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Progressive Education: Allowing Students to Make Sense of Their World

Rebecca Kayser

South Dakota State University

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Progressive Education: Allowing Students to Make Sense of Their World

The Boys and Girls Club buzzes with childrens voices and black paint splatters Gerber

baby food jars. The children in the art room engage in a painting project, making Lego heads

from The Lego Movie. I walk up to a table of three third grade boys who are focused more on a

conversation than the project. I sit down and ask, How was school today? One boy responds

saying, We watched the news at school today.

What did you learn? I reply. Another boy responds, About Donald Trump. With the 2016

presidential election just weeks away, many students at the Boys and Girls Club talk about what

they see and hear on the news. What about him? I further inquire. The same boy who just

responded says, If he becomes president, he is going to kick my family out. Taken aback I

question again, What do you mean? The third boy, who has not talked yet, looks up and says,

Because hes Muslim.

My first reaction to the boys was Hold on! Lets talk about this! What did you hear on

the news that makes you think that? My internal reaction after, though, was What was the

news video they watched? Why would the teacher show a news clip with a current controversial

issue? After more reflection, though, I realized that because of that current issue outside

academic content, we held a complete conversation on how the American government operates

and the powers of the U.S. president. Consequently, I have further used current events and issues

to teach middle school reading in the classroom, based on the thought process that students

should be informed about current issues while practicing the most recent collaborative skills they

will need in higher degree pursuits and societal workplaces. Unbeknownst to me until this

semester, this approach is part of an overall educational philosophy that I wholeheartedly believe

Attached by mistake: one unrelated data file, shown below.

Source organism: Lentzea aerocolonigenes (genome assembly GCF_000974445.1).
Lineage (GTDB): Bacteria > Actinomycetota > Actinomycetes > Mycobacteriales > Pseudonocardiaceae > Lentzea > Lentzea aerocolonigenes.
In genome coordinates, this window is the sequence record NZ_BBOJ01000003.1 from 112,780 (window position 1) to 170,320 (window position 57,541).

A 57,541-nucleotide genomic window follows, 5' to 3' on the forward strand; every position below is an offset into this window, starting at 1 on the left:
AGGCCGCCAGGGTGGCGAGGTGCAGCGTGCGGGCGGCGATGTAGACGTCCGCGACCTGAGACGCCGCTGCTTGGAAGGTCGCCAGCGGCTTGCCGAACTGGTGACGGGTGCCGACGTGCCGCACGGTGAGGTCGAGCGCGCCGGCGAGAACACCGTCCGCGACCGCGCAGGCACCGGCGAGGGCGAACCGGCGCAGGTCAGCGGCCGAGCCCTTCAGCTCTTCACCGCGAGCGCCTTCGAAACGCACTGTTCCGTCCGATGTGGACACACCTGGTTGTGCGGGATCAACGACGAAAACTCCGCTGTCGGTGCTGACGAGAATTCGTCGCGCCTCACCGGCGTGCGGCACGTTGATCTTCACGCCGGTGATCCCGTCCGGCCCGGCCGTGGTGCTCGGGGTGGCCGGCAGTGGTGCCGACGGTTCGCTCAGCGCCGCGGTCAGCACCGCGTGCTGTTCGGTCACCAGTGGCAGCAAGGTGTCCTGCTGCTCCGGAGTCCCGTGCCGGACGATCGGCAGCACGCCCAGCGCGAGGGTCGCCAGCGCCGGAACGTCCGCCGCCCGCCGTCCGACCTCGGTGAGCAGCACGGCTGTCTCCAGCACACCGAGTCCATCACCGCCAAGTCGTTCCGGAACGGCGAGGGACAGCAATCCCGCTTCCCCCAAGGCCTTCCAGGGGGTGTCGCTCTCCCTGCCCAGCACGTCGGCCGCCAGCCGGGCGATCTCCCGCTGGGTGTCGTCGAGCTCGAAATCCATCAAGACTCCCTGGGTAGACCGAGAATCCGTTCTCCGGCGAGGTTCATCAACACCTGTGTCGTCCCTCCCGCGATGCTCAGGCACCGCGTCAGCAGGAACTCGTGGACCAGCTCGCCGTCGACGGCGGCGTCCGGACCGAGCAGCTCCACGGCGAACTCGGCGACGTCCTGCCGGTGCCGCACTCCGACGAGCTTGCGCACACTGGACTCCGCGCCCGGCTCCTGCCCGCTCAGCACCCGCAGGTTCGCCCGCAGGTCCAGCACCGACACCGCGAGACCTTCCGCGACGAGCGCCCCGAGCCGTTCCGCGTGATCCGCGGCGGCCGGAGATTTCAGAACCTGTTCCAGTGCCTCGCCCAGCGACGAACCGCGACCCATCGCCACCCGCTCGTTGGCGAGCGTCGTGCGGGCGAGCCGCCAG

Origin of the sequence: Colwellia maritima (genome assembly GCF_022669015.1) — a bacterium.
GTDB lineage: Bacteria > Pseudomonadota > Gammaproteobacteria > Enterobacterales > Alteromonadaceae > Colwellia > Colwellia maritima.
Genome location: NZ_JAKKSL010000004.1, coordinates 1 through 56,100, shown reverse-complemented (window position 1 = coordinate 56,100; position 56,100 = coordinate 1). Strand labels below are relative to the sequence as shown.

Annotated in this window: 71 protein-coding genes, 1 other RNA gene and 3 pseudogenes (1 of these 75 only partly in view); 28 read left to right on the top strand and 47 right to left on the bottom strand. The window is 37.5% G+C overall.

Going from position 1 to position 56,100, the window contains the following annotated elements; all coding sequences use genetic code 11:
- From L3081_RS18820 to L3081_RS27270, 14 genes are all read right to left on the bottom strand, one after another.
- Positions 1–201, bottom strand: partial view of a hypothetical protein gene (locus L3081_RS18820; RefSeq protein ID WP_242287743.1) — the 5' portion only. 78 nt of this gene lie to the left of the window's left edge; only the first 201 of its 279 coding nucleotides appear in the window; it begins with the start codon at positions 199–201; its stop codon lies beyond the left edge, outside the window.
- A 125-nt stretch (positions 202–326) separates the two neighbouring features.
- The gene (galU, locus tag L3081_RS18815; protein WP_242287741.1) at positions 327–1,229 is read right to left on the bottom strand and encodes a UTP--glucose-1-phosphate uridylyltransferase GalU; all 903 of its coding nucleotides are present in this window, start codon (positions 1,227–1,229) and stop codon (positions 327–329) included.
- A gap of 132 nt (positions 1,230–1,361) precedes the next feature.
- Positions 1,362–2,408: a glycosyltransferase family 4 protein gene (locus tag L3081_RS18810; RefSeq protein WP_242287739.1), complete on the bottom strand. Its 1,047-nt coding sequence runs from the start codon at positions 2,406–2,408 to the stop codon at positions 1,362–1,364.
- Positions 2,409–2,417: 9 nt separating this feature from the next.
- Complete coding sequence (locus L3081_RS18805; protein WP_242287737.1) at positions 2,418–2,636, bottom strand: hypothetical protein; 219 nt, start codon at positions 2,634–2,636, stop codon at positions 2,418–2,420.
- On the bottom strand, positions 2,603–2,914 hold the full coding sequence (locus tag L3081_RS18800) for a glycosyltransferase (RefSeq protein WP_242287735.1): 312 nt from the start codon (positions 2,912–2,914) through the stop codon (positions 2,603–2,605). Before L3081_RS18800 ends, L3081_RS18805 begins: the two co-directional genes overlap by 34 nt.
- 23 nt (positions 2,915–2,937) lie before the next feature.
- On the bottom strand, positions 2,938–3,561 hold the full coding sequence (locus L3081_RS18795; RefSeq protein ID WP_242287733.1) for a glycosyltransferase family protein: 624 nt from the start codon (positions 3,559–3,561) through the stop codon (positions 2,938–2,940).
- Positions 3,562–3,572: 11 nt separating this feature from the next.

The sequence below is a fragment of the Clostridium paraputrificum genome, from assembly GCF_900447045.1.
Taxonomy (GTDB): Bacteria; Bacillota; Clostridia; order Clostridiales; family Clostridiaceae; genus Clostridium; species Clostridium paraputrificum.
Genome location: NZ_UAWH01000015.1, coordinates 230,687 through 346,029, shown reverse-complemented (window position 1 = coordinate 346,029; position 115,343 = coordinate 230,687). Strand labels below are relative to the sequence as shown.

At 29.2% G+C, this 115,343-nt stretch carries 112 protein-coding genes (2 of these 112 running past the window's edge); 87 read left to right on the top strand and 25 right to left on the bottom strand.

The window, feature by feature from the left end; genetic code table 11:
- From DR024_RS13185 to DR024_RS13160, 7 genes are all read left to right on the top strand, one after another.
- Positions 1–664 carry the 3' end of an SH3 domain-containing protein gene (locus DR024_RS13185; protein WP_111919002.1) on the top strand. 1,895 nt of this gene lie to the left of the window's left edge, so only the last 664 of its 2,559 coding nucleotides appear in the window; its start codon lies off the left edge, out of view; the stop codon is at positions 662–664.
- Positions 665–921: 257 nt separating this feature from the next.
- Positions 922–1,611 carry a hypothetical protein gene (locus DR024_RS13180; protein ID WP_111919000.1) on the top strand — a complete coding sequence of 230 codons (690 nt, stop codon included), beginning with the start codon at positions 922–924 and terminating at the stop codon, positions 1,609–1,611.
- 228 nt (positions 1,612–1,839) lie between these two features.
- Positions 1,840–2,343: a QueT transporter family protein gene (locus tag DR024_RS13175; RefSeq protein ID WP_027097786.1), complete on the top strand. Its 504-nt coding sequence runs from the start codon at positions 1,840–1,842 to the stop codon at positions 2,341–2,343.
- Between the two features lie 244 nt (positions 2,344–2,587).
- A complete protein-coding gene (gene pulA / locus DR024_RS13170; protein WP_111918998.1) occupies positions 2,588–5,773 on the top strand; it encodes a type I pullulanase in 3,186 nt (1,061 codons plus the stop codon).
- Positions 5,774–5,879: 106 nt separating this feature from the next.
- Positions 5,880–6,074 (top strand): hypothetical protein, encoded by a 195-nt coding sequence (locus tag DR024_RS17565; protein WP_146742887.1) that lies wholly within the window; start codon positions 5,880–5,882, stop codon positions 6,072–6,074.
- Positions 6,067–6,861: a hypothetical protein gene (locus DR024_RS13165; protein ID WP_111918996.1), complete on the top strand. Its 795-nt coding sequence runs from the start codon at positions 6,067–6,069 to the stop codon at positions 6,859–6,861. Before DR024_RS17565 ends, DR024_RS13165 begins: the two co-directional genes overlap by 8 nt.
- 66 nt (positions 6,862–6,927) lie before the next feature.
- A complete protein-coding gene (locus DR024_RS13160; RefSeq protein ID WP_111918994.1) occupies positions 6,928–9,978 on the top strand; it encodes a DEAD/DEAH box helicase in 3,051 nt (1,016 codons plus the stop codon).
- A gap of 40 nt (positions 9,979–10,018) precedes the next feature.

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in and currently implement in middle school reading classrooms. This philosophy is called


Progressivism grew in prevalence in the United States in the late 1800s and early 1900s

with the research and writings of John Dewey. Kandan Talebi (2015) summarizes the beliefs of

Dewy from his early writings: The main purpose of education should not revolve around the

acquisition of pre-determined set of skills, but rather the realization of ones full potential and the

ability to use those skills for the greater good (p. 4). More specifically, Dewey concludes

learning is social and interactive, stating that students thrive in an environment where they are

allowed to experience and interact with the curriculum, and all students should have the

opportunity to take part in their learning (Talebi, 2015, p. 4). Basically, progressive education is

individualized instruction and active learning in the context of current student life outside of the

school building (Christou 2012). Today that looks like inquiry-based learning, multidisciplinary

instruction, and project-based learning (Little & Ellison 2015).

The first place to start implementing my philosophy is in the classroom environment.

INTASC standard three states, The teacher works with others to create environments that

support individual and collaborative learning, and that encourage positive social interaction,

active engagement in learning, and self-motivation (CCSSO, 2011, p. 12)To accomplish this, I

will arrange the students desks into group formations, like the infamous and personal favorite,

desk pods of four desks. Group desk formations emphasizes a student-orientation for learning

and curriculum. Students are more likely to engage in collaboration, cooperative learning,

discussion, and group work, furthering encouraging individual development of skills and

competencies (Gremmers, van den Berg, Segers, & Cillessen, 2016, p. 754). Students will have

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the opportunity to self-reflect at their own desks and space, yet always have a peer to collaborate

and cooperate with at will or teacher direction.

After thinking about the classroom environment, I will then move onto how the academic

content knowledge can be infused with progressive practices of the initial stages of inquiry and

investigation. INTASC standard four states: The teacher understands the central concepts, tools

of inquiry, and structures of the discipline(s) he or she teaches and creates learning experiences

that make these aspects of the discipline accessible and meaningful for learners to assure mastery